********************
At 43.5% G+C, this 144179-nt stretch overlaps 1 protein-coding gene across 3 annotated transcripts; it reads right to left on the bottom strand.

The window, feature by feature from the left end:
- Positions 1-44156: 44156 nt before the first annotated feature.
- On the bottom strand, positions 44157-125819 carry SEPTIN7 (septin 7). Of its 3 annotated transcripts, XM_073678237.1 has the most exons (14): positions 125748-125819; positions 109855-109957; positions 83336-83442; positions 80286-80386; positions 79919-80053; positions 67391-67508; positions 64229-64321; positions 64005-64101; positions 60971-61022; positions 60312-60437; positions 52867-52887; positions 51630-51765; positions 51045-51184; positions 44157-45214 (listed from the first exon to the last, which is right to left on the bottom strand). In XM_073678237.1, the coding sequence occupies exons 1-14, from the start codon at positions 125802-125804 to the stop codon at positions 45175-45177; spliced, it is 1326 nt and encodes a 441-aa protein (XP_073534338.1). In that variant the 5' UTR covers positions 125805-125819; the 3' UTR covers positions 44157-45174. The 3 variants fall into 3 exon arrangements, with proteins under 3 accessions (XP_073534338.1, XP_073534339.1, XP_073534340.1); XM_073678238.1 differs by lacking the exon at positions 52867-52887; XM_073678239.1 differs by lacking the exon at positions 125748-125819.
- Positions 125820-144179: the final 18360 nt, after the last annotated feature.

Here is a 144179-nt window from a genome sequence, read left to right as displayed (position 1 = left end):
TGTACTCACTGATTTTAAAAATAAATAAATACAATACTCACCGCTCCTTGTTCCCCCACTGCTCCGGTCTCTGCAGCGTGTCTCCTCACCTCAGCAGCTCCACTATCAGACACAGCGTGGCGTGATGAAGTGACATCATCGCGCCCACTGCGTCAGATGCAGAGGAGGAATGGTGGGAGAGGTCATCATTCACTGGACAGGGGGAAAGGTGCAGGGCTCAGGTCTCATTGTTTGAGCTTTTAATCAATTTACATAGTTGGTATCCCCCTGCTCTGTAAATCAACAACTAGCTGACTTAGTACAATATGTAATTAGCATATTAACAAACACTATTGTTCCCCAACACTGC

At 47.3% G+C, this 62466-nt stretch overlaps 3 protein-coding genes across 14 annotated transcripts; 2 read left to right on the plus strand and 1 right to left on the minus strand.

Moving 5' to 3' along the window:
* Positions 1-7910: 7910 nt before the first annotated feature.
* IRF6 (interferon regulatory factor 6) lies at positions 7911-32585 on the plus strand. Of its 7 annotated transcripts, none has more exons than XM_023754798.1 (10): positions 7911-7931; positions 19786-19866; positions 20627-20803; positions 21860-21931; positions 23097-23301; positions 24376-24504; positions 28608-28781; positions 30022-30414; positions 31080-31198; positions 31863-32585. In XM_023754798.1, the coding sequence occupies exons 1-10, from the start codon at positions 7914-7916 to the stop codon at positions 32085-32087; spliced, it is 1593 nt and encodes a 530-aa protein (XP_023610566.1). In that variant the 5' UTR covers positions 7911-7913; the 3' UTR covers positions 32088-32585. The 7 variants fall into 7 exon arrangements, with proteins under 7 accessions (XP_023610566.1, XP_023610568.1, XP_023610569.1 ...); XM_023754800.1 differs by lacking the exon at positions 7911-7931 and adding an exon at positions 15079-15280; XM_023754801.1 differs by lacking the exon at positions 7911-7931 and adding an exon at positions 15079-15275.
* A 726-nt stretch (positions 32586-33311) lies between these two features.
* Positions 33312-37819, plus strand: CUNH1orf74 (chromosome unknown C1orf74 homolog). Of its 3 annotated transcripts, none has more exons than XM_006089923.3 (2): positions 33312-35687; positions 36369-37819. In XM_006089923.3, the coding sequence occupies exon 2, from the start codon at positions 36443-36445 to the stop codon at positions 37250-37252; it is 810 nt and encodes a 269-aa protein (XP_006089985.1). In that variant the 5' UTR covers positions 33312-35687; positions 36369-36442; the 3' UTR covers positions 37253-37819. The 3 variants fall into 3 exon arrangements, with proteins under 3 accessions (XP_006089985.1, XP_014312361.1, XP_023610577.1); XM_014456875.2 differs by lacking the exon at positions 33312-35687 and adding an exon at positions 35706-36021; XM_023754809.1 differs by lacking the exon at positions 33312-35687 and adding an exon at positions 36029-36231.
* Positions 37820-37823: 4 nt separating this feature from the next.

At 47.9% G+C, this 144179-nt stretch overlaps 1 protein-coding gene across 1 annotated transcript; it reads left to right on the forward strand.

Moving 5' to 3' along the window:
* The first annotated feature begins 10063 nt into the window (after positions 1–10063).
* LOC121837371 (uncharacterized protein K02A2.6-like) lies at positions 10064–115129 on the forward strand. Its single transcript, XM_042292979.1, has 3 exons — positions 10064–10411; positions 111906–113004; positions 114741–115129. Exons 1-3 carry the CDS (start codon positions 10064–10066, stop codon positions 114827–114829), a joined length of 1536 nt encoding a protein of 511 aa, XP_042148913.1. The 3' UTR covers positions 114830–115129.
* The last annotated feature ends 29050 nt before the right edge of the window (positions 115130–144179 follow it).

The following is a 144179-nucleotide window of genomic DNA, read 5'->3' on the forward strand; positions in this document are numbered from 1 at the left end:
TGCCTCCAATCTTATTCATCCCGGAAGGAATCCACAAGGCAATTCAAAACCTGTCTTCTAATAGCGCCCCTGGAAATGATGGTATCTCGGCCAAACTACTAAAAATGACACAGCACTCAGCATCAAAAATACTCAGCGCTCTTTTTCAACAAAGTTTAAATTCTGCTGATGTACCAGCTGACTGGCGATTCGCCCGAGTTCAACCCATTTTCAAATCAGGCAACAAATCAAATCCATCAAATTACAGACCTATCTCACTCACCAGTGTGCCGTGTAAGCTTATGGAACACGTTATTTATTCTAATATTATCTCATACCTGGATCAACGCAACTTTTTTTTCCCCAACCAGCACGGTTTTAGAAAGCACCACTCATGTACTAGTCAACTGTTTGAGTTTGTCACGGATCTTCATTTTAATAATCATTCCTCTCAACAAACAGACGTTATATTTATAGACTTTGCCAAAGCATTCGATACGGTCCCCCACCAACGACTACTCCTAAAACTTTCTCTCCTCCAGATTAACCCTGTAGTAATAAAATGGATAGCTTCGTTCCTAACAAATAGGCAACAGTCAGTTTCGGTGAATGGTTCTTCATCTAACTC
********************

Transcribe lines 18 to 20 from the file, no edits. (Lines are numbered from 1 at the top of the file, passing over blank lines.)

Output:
* LOC121837371 (uncharacterized protein K02A2.6-like) lies at positions 10064–115129 on the forward strand. Its single transcript, XM_042292979.1, has 3 exons — positions 10064–10411; positions 111906–113004; positions 114741–115129. Exons 1-3 carry the CDS (start codon positions 10064–10066, stop codon positions 114827–114829), a joined length of 1536 nt encoding a protein of 511 aa, XP_042148913.1. The 3' UTR covers positions 114830–115129.
* The last annotated feature ends 29050 nt before the right edge of the window (positions 115130–144179 follow it).

The following is a 144179-nucleotide window of genomic DNA, read 5'->3' on the forward strand; positions in this document are numbered from 1 at the left end: